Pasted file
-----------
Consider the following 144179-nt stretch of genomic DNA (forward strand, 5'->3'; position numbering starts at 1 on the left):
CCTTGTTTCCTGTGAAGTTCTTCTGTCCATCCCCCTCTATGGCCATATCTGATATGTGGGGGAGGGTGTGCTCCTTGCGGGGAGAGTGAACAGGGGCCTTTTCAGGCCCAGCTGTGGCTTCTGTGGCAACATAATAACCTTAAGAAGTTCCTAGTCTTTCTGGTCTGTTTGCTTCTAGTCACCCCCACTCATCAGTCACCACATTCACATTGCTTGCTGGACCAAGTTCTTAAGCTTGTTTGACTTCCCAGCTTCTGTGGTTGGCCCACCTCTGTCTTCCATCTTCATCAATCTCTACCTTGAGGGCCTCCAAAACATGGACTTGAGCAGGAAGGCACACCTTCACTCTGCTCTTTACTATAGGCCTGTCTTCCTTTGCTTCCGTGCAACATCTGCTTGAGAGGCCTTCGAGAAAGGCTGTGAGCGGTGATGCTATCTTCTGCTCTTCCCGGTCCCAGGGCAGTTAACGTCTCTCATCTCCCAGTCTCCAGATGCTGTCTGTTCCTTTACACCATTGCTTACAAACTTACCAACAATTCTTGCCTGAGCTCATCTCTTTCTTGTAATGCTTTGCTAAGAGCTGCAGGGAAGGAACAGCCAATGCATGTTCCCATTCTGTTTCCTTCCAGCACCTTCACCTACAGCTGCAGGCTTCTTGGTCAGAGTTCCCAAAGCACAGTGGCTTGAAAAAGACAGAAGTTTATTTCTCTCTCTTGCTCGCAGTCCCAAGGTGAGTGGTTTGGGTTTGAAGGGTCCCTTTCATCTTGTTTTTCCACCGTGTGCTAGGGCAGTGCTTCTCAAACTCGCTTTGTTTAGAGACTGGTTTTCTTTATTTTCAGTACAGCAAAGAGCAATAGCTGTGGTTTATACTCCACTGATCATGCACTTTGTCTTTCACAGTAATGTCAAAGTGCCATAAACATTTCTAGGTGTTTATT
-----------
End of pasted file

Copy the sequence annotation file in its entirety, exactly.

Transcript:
Consider the following 144179-nt stretch of genomic DNA (forward strand, 5'->3'; position numbering starts at 1 on the left):
CCTTGTTTCCTGTGAAGTTCTTCTGTCCATCCCCCTCTATGGCCATATCTGATATGTGGGGGAGGGTGTGCTCCTTGCGGGGAGAGTGAACAGGGGCCTTTTCAGGCCCAGCTGTGGCTTCTGTGGCAACATAATAACCTTAAGAAGTTCCTAGTCTTTCTGGTCTGTTTGCTTCTAGTCACCCCCACTCATCAGTCACCACATTCACATTGCTTGCTGGACCAAGTTCTTAAGCTTGTTTGACTTCCCAGCTTCTGTGGTTGGCCCACCTCTGTCTTCCATCTTCATCAATCTCTACCTTGAGGGCCTCCAAAACATGGACTTGAGCAGGAAGGCACACCTTCACTCTGCTCTTTACTATAGGCCTGTCTTCCTTTGCTTCCGTGCAACATCTGCTTGAGAGGCCTTCGAGAAAGGCTGTGAGCGGTGATGCTATCTTCTGCTCTTCCCGGTCCCAGGGCAGTTAACGTCTCTCATCTCCCAGTCTCCAGATGCTGTCTGTTCCTTTACACCATTGCTTACAAACTTACCAACAATTCTTGCCTGAGCTCATCTCTTTCTTGTAATGCTTTGCTAAGAGCTGCAGGGAAGGAACAGCCAATGCATGTTCCCATTCTGTTTCCTTCCAGCACCTTCACCTACAGCTGCAGGCTTCTTGGTCAGAGTTCCCAAAGCACAGTGGCTTGAAAAAGACAGAAGTTTATTTCTCTCTCTTGCTCGCAGTCCCAAGGTGAGTGGTTTGGGTTTGAAGGGTCCCTTTCATCTTGTTTTTCCACCGTGTGCTAGGGCAGTGCTTCTCAAACTCGCTTTGTTTAGAGACTGGTTTTCTTTATTTTCAGTACAGCAAAGAGCAATAGCTGTGGTTTATACTCCACTGATCATGCACTTTGTCTTTCACAGTAATGTCAAAGTGCCATAAACATTTCTAGGTGTTTATT